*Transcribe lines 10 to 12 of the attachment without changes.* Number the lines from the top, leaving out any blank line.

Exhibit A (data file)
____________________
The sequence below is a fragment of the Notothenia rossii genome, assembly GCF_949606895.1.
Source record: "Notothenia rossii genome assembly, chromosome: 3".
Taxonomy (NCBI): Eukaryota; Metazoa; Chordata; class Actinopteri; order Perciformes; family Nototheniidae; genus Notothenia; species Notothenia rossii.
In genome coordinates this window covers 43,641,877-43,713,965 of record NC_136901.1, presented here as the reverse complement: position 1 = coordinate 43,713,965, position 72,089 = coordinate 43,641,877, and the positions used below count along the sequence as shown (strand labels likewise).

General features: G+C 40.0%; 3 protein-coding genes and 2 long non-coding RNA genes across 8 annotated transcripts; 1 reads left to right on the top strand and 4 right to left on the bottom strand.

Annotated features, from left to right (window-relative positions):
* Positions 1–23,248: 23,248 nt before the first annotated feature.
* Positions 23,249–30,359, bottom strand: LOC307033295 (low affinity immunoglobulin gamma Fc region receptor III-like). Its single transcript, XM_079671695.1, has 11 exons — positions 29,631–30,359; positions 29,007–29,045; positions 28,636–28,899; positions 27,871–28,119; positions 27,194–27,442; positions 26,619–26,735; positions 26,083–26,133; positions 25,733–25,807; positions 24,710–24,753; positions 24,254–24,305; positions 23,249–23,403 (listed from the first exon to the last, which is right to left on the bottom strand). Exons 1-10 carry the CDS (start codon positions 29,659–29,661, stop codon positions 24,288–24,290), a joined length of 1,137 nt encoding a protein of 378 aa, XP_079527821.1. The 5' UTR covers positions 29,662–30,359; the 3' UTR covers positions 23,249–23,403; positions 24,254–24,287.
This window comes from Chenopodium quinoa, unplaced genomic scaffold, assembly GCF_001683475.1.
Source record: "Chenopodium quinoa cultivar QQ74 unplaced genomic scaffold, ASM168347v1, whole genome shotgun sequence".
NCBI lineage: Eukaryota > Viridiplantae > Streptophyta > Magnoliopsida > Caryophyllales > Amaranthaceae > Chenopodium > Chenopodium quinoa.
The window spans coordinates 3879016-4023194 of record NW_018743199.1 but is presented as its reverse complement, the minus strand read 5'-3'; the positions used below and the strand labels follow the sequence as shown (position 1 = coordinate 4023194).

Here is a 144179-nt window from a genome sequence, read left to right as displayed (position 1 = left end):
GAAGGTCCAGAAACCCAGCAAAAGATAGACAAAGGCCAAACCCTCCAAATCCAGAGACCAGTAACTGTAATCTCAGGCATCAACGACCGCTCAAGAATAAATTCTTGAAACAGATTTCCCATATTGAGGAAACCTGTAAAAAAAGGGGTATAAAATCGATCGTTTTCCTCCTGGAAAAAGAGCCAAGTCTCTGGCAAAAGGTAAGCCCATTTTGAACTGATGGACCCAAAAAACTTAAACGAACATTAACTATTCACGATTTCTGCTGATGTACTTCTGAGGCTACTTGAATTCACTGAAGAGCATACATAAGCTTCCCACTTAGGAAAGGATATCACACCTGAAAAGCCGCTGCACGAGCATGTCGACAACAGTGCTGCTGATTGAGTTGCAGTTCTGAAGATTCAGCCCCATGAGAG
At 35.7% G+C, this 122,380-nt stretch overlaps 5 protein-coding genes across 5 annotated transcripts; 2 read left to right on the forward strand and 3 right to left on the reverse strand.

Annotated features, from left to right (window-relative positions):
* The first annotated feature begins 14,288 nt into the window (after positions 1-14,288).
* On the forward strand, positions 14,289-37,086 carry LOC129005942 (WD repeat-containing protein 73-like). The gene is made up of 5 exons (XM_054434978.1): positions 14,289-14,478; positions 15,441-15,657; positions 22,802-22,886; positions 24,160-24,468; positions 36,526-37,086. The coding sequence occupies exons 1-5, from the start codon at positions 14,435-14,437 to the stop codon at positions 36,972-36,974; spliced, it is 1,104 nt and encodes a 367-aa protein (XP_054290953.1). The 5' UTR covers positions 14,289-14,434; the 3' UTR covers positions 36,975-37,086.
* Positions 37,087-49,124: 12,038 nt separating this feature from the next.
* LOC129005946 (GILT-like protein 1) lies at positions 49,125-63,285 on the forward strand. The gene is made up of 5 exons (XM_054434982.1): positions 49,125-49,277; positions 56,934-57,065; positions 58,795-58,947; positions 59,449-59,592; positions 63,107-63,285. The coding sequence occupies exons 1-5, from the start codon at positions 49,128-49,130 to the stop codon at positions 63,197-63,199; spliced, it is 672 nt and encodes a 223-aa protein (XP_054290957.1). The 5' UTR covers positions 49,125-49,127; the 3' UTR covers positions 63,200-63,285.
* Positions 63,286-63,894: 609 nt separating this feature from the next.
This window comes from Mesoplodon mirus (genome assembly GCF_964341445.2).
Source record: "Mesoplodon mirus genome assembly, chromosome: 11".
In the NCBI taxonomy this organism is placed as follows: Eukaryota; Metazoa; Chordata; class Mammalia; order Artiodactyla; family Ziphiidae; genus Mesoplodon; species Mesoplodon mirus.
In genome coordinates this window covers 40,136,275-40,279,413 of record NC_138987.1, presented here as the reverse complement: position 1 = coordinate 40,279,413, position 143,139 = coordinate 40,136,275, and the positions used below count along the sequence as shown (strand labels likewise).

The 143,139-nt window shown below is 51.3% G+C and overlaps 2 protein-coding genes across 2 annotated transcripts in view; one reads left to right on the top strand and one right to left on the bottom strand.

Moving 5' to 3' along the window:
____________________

Source record: "Chenopodium quinoa cultivar QQ74 unplaced genomic scaffold, ASM168347v1, whole genome shotgun sequence".
NCBI lineage: Eukaryota > Viridiplantae > Streptophyta > Magnoliopsida > Caryophyllales > Amaranthaceae > Chenopodium > Chenopodium quinoa.
The window spans coordinates 3879016-4023194 of record NW_018743199.1 but is presented as its reverse complement, the minus strand read 5'-3'; the positions used below and the strand labels follow the sequence as shown (position 1 = coordinate 4023194).